The characters: Tom Cafferty is the book’s lead. He’s got a little bit of clout as the former mayor of NYC, but he’s still on the outs with many after the disaster that occurred. He’s driven to make sure the world is aware of the threat the underground creatures pose. He’s incredibly fit for a mayor, running and ducking as trouble comes hurtling his way. He was the voice of authority for the heroes, though he has one weakness: Ellen Cafferty, his wife. She’s kidnapped fairly early in the novel and is a chip to keep Tom away from the villains. I was happy to discover she’s as hardcore as her husband, for when threatened she doesn’t become the standard damsel in distress. Sarah Bowcut and Diego Munoz are Tom’s two experts that investigate the creatures’ lairs and report their findings to him. Neither one really stood out from the other and not helping is that there were with others on their investigative teams. They were okay, but were interchangeable with one another. Ex-President John Reynolds wasn’t killed in the previous book, but is being kept alive as a bargaining chip like Ellen. He’s very much an old school, all-American, who wants the antagonists to just shut up and kill him. He’s in the book briefly, but was fun. Albert Van Ness is the big bad of the book, more so than the underground beasts. He’s the son of a Nazi that gets around in a electronic wheelchair, reminding me of a James Bond villain. He’s definitely cut from that mold, speaking in a very decisive voice that is cartoony cliché. It’s not necessarily bad, because there’s joy to be found in a villain that stops short of twirling a mustache, though it does lower the seriousness of his threat. His demands from each country are unquestionably Ian Fleming based. Van Ness leads the group his father created, The Foundation for Human Advancement. This group allows him to create weapons and bases straight out of a Bond film. He’s even got his trusted aide, Allen Edwards, though he doesn’t do as much as I hoped. The other big bads of this book are the Alien-like creatures from the interiors of the Earth. I couldn’t picture them any other way than as those cinematic monsters, which again, is fine, but gave this book a comic book feel. These characters are fun, but are not to be taken further than their source materials. Overall grade: B-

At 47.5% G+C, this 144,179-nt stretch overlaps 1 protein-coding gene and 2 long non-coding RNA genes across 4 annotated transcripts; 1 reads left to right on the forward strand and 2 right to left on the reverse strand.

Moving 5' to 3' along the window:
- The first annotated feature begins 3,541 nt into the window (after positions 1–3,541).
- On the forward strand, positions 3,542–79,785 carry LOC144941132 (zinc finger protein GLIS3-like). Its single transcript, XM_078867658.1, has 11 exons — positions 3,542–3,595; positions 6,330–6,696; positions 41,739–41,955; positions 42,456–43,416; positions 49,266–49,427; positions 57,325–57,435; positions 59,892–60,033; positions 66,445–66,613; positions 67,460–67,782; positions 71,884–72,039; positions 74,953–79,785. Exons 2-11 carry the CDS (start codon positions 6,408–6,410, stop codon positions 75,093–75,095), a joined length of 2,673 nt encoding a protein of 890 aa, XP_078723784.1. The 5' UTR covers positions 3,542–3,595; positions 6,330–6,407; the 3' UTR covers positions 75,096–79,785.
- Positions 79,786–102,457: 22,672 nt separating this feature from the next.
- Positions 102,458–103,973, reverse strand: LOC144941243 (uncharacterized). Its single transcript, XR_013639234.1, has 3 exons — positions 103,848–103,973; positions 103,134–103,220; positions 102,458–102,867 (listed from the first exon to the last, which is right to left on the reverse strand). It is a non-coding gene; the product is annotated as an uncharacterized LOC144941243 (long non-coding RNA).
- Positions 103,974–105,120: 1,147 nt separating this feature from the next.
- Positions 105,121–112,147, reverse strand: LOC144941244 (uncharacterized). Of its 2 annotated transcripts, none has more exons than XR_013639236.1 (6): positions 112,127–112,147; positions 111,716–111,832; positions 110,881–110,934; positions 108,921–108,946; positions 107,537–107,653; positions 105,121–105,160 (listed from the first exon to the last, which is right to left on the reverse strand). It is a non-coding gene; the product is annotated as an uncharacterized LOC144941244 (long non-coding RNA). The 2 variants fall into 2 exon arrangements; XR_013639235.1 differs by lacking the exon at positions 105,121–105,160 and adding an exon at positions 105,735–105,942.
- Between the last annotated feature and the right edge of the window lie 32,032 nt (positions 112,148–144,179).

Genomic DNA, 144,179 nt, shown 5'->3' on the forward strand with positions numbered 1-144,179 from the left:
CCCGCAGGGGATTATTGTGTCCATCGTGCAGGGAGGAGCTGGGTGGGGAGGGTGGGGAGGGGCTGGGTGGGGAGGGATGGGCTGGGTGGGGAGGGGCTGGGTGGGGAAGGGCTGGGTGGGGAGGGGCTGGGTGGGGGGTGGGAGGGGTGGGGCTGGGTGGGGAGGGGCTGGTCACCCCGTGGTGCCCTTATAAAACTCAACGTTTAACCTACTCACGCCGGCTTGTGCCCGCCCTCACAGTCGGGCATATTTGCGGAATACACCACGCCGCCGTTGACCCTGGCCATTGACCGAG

The settings: Several countries are visited, chief among them America, England, and France. In each location creatures have created nests that threaten to erupt and start feeding. Going to these different places gives the book an epic tone and makes the danger universal. The nests that are discovered are described with very sinister and foreboding language, making them exciting. However, the best setting of the book is the Van Ness’s headquarters in Paris that’s straight out of James Bond. It’s full of monitoring equipment, scientists installing new tech, and several rooms where prisoners can be tortured by the creatures that threaten humanity. I really liked this location and could have spent much more time exploring it. Overall grade: A